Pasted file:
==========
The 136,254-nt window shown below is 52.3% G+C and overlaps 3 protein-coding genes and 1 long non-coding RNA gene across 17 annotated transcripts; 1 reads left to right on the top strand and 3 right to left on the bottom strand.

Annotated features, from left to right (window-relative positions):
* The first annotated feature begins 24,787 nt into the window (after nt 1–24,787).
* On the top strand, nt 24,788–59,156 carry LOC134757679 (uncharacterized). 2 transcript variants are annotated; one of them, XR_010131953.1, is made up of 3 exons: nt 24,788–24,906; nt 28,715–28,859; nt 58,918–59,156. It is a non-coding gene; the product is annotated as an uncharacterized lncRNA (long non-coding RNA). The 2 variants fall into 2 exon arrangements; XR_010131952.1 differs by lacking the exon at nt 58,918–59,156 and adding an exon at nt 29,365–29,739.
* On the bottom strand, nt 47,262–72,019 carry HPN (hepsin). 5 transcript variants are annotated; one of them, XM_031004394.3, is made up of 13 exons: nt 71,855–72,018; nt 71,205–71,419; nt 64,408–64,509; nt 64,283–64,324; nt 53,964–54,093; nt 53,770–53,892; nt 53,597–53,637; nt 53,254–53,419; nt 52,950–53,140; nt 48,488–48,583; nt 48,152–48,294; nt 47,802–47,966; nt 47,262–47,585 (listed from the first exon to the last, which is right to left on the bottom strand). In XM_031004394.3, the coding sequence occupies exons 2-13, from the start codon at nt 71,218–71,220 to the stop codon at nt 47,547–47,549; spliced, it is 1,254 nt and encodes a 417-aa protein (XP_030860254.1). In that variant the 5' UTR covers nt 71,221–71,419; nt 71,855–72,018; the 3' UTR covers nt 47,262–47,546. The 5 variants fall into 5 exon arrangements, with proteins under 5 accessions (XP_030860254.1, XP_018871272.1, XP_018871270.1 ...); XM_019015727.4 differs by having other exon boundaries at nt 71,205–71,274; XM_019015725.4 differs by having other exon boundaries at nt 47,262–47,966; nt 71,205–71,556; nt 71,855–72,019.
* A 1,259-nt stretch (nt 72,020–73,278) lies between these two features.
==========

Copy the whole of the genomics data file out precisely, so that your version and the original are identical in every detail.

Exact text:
The 136,254-nt window shown below is 52.3% G+C and overlaps 3 protein-coding genes and 1 long non-coding RNA gene across 17 annotated transcripts; 1 reads left to right on the top strand and 3 right to left on the bottom strand.

Annotated features, from left to right (window-relative positions):
* The first annotated feature begins 24,787 nt into the window (after nt 1–24,787).
* On the top strand, nt 24,788–59,156 carry LOC134757679 (uncharacterized). 2 transcript variants are annotated; one of them, XR_010131953.1, is made up of 3 exons: nt 24,788–24,906; nt 28,715–28,859; nt 58,918–59,156. It is a non-coding gene; the product is annotated as an uncharacterized lncRNA (long non-coding RNA). The 2 variants fall into 2 exon arrangements; XR_010131952.1 differs by lacking the exon at nt 58,918–59,156 and adding an exon at nt 29,365–29,739.
* On the bottom strand, nt 47,262–72,019 carry HPN (hepsin). 5 transcript variants are annotated; one of them, XM_031004394.3, is made up of 13 exons: nt 71,855–72,018; nt 71,205–71,419; nt 64,408–64,509; nt 64,283–64,324; nt 53,964–54,093; nt 53,770–53,892; nt 53,597–53,637; nt 53,254–53,419; nt 52,950–53,140; nt 48,488–48,583; nt 48,152–48,294; nt 47,802–47,966; nt 47,262–47,585 (listed from the first exon to the last, which is right to left on the bottom strand). In XM_031004394.3, the coding sequence occupies exons 2-13, from the start codon at nt 71,218–71,220 to the stop codon at nt 47,547–47,549; spliced, it is 1,254 nt and encodes a 417-aa protein (XP_030860254.1). In that variant the 5' UTR covers nt 71,221–71,419; nt 71,855–72,018; the 3' UTR covers nt 47,262–47,546. The 5 variants fall into 5 exon arrangements, with proteins under 5 accessions (XP_030860254.1, XP_018871272.1, XP_018871270.1 ...); XM_019015727.4 differs by having other exon boundaries at nt 71,205–71,274; XM_019015725.4 differs by having other exon boundaries at nt 47,262–47,966; nt 71,205–71,556; nt 71,855–72,019.
* A 1,259-nt stretch (nt 72,020–73,278) lies between these two features.